Taming the Wild West of social media (part 1)

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When the Internet became accessible and people began browsing through the Web, there seemed to be a default notion that somehow not all laws applied in the online world. Or at least they didn't apply in the same way, or to the same degree. Students used the Internet to copy work for school reports while others set up gambling and music-sharing services that would normally be illegal in many countries if conducted offline. Even today, some people still think nothing of copying online photos and images to use in their own material without regard to copyright laws. So it's not surprising that some are using social networking tools with little to no regard of existing laws.

In the past, many businesses avoided legal ramifications from misuse of online sites because they could just block websites offering illegal services. But there are several problems with blocking social networking. First, it's not the content that is usually the problem (as in gambling). What gets an employer in trouble with social networking is how their staff is using it. Second, it's difficult to effectively block all social networking — and it will only get more challenging because it's now integrated into many regular websites. Plus, employees are also able to connect using their own mobile devices.

So how can an organization understand and manage the legal risks? Like most issues we deal with, it's always best to have policy and procedures in place. Then back that up with training. This is important to do whether you've been using social media for years without a policy or are just getting started. The basic steps for going through this process are as follows:

Establish a communications committee
Some places put a lot of effort into discussing social networking in a vacuum. But its use should really be part of your overall communication and branding strategy. By setting up a communications committee, you can not only work through issues surrounding social media, but also use the opportunity to fine-tune guidance for email, press releases, newsletters, phone use, and other related methods of talking to the public and other staff.

Create goals, mission, and audience
Once you get your committee in place, it's important to define the goal and mission of your agency's use of communication. Is it to provide customer service, information, education, invoicing, or any of the other tasks related to your work? Goals that are well understood will help the committee choose the best means of communication for each. And knowing the target audience helps you choose the best method to reach the right people.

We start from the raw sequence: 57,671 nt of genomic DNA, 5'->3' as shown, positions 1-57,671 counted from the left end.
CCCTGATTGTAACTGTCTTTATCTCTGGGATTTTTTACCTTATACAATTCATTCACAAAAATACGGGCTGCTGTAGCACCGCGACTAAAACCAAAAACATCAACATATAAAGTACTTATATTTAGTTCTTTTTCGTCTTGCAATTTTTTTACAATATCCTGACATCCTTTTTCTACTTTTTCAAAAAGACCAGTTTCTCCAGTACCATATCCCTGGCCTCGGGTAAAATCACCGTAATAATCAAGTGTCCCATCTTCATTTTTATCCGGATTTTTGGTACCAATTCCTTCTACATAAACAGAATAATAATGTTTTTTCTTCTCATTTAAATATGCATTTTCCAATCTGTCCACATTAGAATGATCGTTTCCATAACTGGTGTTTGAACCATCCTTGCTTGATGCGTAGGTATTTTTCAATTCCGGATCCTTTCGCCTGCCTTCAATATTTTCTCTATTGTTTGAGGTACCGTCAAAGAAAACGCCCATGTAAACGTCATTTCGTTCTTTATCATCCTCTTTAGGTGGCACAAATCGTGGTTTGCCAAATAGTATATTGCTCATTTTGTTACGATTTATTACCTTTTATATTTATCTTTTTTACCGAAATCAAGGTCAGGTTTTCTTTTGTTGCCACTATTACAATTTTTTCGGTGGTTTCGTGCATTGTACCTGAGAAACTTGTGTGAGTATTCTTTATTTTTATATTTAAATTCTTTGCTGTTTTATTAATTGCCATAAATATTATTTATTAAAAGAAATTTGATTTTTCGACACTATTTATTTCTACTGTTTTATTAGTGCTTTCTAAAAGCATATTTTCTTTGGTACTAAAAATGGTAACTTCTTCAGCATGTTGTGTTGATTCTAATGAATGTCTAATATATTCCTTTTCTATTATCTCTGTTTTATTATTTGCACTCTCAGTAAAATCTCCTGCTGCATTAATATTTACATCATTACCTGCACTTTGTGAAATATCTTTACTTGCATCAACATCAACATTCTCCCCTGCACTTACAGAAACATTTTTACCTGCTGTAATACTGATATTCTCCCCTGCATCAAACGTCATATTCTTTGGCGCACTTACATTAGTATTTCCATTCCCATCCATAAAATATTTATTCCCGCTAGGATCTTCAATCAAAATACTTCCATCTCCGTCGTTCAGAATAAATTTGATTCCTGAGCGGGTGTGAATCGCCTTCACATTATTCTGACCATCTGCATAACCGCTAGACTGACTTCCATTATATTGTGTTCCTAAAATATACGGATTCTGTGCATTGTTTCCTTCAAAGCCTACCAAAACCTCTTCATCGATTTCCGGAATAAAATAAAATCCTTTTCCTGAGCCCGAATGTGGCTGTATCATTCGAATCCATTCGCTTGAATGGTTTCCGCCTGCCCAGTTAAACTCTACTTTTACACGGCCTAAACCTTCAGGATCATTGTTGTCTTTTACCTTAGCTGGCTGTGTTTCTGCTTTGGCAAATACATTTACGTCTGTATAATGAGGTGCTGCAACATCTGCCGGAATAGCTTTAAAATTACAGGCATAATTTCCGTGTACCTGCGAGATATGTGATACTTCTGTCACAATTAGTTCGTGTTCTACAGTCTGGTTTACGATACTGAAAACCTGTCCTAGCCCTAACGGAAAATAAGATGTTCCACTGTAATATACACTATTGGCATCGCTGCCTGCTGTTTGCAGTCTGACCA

Investigate methods of communication
Identify and research communication methods available to your agency, how other agencies are using these methods, and for what purpose. This is important because perhaps not all tools are accessible or desirable. And sometimes it isn't just online communication that's restricted. For example, some agencies are unable to invest in publishing hard copy of newsletters due to cost.

Identify key staff
Figure out who in the agency is communicating. Usually everyone can be regarded as a potential communicator, even if some might only do so on an internal basis. You'll find that most people are communicating on different levels and for different purposes. These should be identified along with the individuals and groups involved.

Create policies and procedures

Fortunately, many agencies have shared their policies online for use by others. A few can be found at http://socialmediagovernance.com/policies.php. Using these as a starting point or as a template can be useful and save time. And most important, have your attorney review and approve your document.

Back it all up with training
This step is often left out of many policy and procedure exercises. But if your staff doesn't understand your policies and how to apply them to tasks, chances are they will not comply. And because most problems occur because of poor communication, training your staff in this skill set will also help improve internal operations and delivery of external services.

Look for my next post (Part 2 ) to learn more about what can happen when your staff is allowed to communicate with little to no guidance.



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About the Blogger

Pam Broviak

thumbnail image A former senior editor of PUBLIC WORKS, Pam Broviak publishes the Public Works Group Blog at http://www.publicworksgroup.com/blog. (All views expressed in this blog are her own and not those of PUBLIC WORKS.)